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Cell Death Dis. 2010;1:e17. doi: 10.1038/cddis.2009.20.

Loss of protein kinase C delta alters mammary gland development and apoptosis.

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Stem Cells and Development, School of Medicine, University of Colorado Denver, Aurora, CO 80045, USA.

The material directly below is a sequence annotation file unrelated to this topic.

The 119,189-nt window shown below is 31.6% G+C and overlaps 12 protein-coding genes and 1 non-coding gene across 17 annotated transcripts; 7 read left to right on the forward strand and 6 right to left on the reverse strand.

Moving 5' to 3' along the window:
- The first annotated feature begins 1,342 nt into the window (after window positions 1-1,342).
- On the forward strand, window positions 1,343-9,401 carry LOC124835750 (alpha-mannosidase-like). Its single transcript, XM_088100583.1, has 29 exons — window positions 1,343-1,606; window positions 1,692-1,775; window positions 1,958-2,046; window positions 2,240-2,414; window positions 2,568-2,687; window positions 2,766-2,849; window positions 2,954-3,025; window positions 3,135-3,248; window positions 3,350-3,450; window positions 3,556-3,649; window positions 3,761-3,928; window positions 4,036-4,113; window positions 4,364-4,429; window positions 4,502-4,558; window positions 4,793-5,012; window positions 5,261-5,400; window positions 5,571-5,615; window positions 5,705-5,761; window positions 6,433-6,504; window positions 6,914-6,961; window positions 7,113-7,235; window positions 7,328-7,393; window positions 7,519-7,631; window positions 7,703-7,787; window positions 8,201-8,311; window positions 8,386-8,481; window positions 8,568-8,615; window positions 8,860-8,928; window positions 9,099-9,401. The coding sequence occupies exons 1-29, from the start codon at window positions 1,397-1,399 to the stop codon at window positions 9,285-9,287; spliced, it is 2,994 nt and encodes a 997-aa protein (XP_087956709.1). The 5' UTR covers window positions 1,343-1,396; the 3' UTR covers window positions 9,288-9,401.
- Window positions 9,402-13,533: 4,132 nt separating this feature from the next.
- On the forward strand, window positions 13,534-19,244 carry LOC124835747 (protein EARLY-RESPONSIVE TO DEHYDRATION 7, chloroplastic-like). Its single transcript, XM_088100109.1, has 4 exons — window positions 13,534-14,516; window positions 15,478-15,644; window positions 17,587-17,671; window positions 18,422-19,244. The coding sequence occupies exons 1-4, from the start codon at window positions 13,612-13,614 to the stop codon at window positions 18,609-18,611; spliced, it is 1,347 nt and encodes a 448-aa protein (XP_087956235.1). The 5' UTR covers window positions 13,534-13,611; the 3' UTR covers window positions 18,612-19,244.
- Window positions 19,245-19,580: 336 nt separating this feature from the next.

As apoptotic pathways are commonly deregulated in breast cancer, exploring how mammary gland cell death is regulated is critical for understanding human disease. We show that primary mammary epithelial cells from protein kinase C delta (PKCδ) -/- mice have a suppressed response to apoptotic agents in vitro. In the mammary gland in vivo, apoptosis is critical for ductal morphogenesis during puberty and involution following lactation. We have explored mammary gland development in the PKCδ -/- mouse during these two critical windows. Branching morphogenesis was altered in 4- to 6-week-old PKCδ -/- mice as indicated by reduced ductal branching; however, apoptosis and proliferation in the terminal end buds was unaltered. Conversely, activation of caspase-3 during involution was delayed in PKCδ -/- mice, but involution proceeded normally. The thymus also undergoes apoptosis in response to physiological signals. A dramatic suppression of caspase-3 activation was observed in the thymus of PKCδ -/- mice treated with irradiation, but not mice treated with dexamethasone, suggesting that there are both target- and tissue-dependent differences in the execution of apoptotic pathways in vivo. These findings highlight a role for PKCδ in both apoptotic and nonapoptotic processes in the mammary gland and underscore the redundancy of apoptotic pathways in vivo.

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